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The European Central Bank’s next German policy maker will bring with her an extensive portfolio of research into how financial systems throughout history have coped with war, bubbles and hyperinflation.
Isabel Schnabel was formally nominated by euro-area finance ministers last week to fill the vacancy opened by Sabine Lautenschlaeger’s unexpected resignation. Perhaps mindful that three German board members in a row have quit early, the government eschewed the traditional recruiting grounds of the Bundesbank -- and, in one case, politics -- and went for an academic.
A glance at the University of Bonn professor’s research shows a taste for historical crises. It suggests that while she’s no anti-stimulus hardliner, she’ll have an acute eye on the risks of the ECB’s strategy of pumping huge volumes of liquidity into the economy in an attempt to revive inflation.
In one paper on 400 years of asset bubbles, she and Princeton University Professor Markus Brunnermeier concluded that they’re typically preceded by an expansionary monetary policy -- no surprise there -- but that “the severity of the economic crisis following the bursting of a bubble is less linked to the type of asset than to the financing of the bubble.”
Schnabel is “definitely not one of the hawks” but also “not as dovish as some people might think,” said Brunnermeier. He described her as “balanced and more European.”
That paper in 2015 acknowledged that the strategy known as leaning against the wind -- or trying to preempt bubbles by tightening policy early -- can work but is also “fraught with difficulties.”
In a 2004 report written with Hyun Song Shin, Schnabel looked back to a 1763 financial crisis that swept northern Europe and saw parallels with more recent episodes. The pattern of interlocking credit relationships and high debt leverage prompted distressed sales of assets and a severe liquidity crisis.
“Whilst the financial institutions have changed fundamentally in the intervening 200 or so years, the underlying problems appear to be universal,” they concluded.
Read more: Why We Love to Call Everything a Bubble
Schnabel is already an adviser to German Chancellor Angela Merkel’s administration and has done the same for the European Systemic Risk Board, which makes proposals to safeguard against systemic risk. Former ECB President Mario Draghi praised her as an excellent economist.
There are hopes that she’ll mend fraught relations between the ECB and Germany by explaining its policies to her compatriots, though she passed on an early opportunity on Wednesday. The latest report by the council of economic experts criticized the decision to restart quantitative easing, pointing to “significant risks and repercussions.” Schnabel abstained from opinions on monetary policy in light of her nomination.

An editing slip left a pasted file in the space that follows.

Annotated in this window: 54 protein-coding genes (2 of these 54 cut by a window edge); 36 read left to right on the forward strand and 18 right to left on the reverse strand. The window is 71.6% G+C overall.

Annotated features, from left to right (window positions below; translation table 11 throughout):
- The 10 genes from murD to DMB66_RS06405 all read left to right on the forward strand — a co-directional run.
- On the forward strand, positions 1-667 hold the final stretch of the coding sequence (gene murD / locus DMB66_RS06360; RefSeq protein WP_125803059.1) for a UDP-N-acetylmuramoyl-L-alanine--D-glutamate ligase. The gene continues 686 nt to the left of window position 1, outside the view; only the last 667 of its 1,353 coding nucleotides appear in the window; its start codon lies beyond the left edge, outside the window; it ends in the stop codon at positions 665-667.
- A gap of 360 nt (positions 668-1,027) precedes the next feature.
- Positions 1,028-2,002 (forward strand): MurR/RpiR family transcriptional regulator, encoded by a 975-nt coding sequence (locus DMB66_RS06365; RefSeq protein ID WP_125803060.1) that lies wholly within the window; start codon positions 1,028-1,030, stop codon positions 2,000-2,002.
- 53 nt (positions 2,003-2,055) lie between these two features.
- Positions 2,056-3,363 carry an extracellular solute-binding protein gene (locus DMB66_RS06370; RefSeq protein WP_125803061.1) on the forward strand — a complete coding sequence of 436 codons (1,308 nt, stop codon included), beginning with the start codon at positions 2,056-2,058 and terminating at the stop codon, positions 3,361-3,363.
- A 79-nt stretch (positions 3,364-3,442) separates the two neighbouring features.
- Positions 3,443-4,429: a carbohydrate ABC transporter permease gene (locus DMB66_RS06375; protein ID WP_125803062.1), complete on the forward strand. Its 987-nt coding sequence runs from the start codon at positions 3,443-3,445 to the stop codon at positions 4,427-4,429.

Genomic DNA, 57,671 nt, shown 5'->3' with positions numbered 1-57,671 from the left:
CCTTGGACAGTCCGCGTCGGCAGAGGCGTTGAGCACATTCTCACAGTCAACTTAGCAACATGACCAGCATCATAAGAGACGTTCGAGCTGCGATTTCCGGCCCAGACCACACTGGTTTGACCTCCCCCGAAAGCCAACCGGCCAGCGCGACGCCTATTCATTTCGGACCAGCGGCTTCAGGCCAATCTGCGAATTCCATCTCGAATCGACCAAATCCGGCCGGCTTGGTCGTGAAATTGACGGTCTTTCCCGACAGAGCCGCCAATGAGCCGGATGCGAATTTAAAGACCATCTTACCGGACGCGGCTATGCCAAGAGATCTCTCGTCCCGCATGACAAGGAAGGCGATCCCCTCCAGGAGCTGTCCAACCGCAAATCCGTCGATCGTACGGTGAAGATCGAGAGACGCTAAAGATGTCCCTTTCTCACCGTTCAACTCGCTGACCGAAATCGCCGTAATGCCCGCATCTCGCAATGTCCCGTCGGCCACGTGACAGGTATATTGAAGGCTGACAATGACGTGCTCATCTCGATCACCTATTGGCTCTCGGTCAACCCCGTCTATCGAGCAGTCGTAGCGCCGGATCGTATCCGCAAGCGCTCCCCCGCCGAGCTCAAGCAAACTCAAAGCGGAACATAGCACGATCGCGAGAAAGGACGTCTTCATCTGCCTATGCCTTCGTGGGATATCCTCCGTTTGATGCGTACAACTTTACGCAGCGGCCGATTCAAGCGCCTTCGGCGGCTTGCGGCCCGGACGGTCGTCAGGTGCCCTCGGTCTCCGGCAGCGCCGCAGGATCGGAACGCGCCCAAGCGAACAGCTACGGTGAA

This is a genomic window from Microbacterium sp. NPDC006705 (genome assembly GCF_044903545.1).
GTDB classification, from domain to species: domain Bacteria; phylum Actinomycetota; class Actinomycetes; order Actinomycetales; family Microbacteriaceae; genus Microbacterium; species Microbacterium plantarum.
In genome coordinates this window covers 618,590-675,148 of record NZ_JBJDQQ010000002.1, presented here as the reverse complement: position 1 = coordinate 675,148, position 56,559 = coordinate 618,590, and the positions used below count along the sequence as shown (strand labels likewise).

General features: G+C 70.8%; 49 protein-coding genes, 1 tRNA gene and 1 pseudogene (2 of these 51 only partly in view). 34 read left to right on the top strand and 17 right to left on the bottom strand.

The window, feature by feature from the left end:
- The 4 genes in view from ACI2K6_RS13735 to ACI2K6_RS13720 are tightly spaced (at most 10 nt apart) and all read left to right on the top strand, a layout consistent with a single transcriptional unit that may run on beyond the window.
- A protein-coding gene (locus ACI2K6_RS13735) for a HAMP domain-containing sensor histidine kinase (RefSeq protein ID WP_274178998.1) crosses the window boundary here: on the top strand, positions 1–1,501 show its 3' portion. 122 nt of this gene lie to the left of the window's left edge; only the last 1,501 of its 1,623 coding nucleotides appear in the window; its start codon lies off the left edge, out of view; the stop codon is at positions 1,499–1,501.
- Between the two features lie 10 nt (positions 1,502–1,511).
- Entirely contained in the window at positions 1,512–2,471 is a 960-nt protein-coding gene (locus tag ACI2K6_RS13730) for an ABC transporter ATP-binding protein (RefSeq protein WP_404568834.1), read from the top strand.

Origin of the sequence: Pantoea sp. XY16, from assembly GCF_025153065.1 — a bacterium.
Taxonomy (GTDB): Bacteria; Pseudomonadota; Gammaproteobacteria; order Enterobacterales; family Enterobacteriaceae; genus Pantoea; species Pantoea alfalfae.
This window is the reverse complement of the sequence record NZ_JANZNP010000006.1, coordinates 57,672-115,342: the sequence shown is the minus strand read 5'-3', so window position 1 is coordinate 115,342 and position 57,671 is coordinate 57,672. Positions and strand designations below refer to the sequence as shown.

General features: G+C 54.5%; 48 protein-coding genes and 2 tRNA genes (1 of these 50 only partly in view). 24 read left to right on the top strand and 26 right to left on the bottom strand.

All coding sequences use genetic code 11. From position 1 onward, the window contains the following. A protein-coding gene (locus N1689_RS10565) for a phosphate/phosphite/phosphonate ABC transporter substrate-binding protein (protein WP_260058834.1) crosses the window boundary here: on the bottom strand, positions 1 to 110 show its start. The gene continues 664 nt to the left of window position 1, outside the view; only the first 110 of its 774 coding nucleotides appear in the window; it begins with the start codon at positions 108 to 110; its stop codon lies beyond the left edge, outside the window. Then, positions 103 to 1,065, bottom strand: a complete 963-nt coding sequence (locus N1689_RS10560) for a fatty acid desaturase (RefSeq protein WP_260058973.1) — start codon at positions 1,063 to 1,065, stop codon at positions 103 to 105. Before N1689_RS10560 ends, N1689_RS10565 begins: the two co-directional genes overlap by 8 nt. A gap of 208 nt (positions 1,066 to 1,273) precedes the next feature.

That didn’t stop her weighing in shortly afterward when a online debate exploded over the cover of the German magazine Der Spiegel, which suggested that the ECB’s negative interest rates are making savers poor.
Schnabel was among 14 top French and German economists that made a proposal last year on how to fix the euro region’s weaknesses. Among their suggestions were setting up a euro-area fund to help absorb shocks, creating a euro-area safe asset, and forming stronger institutions for the currency bloc.
More recently, she teamed up with Shin again for a relatively esoteric angle on the Thirty Years War, an especially destructive 17th century conflict in central Europe that caused around 8 million deaths from fighting, famine and plague.
The pair looked at public deposit banks, finding them to be early precursors of modern central banks that bolstered trust in money and so help quell hyperinflation. They also said the lessons learned from that period still resonate today in debates on cryptocurrencies -- a potential threat to central banks -- and the nature of money.
That research goes to the heart of Schnabel’s core theme -- that financial stability is crucial and the question for central banks is not whether they should take account of it, but how. In an article for Sweden’s Riksbank in 2016, she considered the implications for the euro zone and negative rates.
“The ECB may find itself in a straightjacket in the future because raising rates would threaten the stability of the financial system, making an exit from low interest rates more and more difficult,” she said. “This calls for decisive actions to prevent a further build-up of risks now.”
To contact the reporters on this story: Yuko Takeo in Frankfurt at firstname.lastname@example.org;Piotr Skolimowski in Frankfurt at email@example.com
To contact the editor responsible for this story: Paul Gordon at firstname.lastname@example.org
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